The second one is the tough one. It is easy to contain the overspray and exhaust the overspray. However, I have found it is very difficult to do without introducing dust into the paint when using slower drying polyurethane paints. The problem is that when using poor man box fans (I know, more on that in a second) you can't move enough moving air to keep the dust suspended and it ends up in your paint. If you look at a 75K professional paint booth they use an enormous amount of air volume that they move through the booth and thats what makes them so good. The dust and overspray is moved out before it has a chance to end up in the paint. I have come to the realization that to get to that level is too difficult and expensive for me and for what I am trying to accomplish. I do use Walmart style box fans. I know they are not an explosion proof fan and there is risk in using them. I accept the risks with the box fans and after aprox 300 hours of spraying in the booth I have not had any problems. This is something you will have to decide for yourself. If you have the ability to use or find a paint booth fan by all means go for it. I am always on the look out for one that I can afford!

    If you look at the pictures below you can see my setup. From my experience I have found that it is better to pull fresh air into the booth through the filters and exhaust the contaminated air out with a fan to get the best results. Over the years I have tried to force air into the booth and then use an exhaust fan to move more air but I had more dust contamination with that method.

    My goal with my setup is to use enough air to clear the paint booth of overspray and introduce as little dust as possible. I have found the best results by using two high flow furnace filters at about the five foot level which allow air into the booth. I have used more expensive paint booth filters and couldn't tell a difference. I then use a box fan at the other end of the booth and simple cardboard boxes to duct the contaminated air out of my adjacent garage door. Its not fancy but I think it provides the best bang for the buck. Another side note, do not just pop your garage door and slide a box fan under it. It will wreck the top of your garage door with overspray. Ask me how I know!!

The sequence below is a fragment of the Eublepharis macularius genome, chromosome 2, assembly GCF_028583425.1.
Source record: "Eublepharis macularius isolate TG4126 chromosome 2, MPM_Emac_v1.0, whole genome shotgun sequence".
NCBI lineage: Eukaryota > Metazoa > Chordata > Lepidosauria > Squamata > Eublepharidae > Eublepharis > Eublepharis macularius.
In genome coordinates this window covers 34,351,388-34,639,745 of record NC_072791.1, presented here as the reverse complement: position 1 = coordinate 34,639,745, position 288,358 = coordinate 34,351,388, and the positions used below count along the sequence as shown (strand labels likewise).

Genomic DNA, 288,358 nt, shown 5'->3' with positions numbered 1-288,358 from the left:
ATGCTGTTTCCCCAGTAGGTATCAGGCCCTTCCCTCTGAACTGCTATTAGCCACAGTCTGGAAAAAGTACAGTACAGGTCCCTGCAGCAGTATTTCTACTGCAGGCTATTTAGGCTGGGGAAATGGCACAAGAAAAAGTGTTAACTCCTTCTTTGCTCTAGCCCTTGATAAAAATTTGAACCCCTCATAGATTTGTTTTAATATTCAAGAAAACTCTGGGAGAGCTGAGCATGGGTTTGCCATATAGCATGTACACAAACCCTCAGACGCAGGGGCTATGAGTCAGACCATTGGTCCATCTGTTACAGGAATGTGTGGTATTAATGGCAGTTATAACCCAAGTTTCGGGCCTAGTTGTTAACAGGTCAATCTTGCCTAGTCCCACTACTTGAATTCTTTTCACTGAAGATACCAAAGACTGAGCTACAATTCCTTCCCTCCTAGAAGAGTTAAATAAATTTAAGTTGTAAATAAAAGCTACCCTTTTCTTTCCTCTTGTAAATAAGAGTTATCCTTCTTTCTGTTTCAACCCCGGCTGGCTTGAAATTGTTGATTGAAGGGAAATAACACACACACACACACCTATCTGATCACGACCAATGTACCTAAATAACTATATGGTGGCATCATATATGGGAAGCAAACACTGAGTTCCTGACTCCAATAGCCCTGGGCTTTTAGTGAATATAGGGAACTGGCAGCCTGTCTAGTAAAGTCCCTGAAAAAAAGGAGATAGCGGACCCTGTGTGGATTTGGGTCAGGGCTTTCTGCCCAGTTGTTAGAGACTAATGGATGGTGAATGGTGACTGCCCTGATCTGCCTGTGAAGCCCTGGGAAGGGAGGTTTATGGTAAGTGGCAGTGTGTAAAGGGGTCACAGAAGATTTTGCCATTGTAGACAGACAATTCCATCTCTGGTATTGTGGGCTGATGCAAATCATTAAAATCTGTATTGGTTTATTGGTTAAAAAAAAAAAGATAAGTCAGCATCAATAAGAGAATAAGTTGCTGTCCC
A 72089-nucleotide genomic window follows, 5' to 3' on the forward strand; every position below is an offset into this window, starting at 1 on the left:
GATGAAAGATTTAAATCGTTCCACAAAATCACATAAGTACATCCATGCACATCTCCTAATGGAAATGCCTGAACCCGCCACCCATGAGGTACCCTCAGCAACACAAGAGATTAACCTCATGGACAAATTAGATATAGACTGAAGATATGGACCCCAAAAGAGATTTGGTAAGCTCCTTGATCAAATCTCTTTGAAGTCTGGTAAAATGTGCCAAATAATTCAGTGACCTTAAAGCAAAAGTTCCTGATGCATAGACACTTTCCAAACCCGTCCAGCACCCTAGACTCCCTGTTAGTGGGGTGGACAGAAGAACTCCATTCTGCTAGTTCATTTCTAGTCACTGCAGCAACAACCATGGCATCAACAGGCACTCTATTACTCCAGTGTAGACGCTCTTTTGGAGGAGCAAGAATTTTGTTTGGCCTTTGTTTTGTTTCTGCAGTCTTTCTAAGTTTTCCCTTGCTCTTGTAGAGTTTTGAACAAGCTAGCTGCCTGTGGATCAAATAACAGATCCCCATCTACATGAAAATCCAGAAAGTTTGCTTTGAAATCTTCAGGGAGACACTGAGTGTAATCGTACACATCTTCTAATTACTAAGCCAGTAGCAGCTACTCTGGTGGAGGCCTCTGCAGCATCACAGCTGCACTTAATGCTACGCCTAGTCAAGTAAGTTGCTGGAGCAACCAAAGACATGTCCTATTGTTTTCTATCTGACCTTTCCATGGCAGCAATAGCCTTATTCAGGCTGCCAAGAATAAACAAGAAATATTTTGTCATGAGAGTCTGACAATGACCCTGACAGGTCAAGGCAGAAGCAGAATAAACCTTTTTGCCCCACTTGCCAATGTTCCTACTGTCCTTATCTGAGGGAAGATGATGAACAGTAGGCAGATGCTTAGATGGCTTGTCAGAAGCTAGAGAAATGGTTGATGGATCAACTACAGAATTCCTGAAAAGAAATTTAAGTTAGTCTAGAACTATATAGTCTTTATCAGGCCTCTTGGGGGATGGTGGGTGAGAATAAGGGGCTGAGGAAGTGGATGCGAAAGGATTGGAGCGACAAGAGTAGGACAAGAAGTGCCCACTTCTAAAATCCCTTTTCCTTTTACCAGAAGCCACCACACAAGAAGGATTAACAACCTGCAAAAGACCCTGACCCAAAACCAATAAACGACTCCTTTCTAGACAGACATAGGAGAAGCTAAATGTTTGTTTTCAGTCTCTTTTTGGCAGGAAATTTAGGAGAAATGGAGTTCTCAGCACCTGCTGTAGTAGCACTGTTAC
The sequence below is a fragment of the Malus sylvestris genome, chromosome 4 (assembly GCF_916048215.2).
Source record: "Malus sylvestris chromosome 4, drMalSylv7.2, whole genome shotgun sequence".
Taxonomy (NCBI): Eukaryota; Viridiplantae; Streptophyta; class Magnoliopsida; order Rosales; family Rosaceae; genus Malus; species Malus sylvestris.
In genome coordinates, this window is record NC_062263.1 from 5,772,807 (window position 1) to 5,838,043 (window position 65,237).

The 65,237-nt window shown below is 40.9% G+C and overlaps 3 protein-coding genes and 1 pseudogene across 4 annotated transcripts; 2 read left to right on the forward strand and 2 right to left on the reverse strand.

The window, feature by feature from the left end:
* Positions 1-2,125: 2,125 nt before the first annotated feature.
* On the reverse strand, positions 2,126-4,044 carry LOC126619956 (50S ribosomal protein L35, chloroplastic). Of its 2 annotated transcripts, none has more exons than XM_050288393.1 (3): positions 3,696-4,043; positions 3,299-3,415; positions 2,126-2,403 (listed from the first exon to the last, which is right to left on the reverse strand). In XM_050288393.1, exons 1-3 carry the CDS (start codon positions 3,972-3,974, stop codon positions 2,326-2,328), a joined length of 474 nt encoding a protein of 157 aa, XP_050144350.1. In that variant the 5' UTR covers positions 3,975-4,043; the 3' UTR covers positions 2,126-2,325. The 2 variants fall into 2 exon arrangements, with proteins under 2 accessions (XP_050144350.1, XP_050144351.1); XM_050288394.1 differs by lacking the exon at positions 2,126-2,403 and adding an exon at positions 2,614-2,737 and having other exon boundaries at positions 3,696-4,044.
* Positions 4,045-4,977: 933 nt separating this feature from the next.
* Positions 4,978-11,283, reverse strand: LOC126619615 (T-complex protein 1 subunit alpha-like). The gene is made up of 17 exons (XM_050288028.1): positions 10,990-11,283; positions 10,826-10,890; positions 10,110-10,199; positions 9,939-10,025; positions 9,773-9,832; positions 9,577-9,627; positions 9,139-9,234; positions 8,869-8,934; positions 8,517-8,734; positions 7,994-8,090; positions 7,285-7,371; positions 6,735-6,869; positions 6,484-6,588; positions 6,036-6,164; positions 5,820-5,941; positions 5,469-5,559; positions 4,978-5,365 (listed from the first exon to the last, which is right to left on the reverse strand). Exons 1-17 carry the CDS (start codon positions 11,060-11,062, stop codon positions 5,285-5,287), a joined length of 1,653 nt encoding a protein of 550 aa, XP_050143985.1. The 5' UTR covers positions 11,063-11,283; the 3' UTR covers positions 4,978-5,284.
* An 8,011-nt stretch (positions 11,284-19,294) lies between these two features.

If you are going to use polyfiber polybrush/spray/tone or other fast drying paints you will have very few problems with this set up and dust contamination. If the paint dries quick it does not have time to pick up dust.

    Third is the lighting. This is an important one for good results. You have to have enough light to see what you are doing but you also need to have enough light to see where the paint is going onto the surface you are spraying. This is what they call looking at the glare from reflected light. This can be accomplished by using light angled at 45 degrees from the surface you are painting. The lights can be mounted on the wall or you can use portable lights to accomplish this. I do a little of both. This also takes a little experimenting but when try it you will pick it up quick and be able to position your lights to the optimum position. Another side note is try and use LED lights or lower draw lights. If you try to run five halogen lights plus an Axis paint sprayer on one circuit you won't be painting for long! I have switched over to almost all LED lights and I am very happy with them.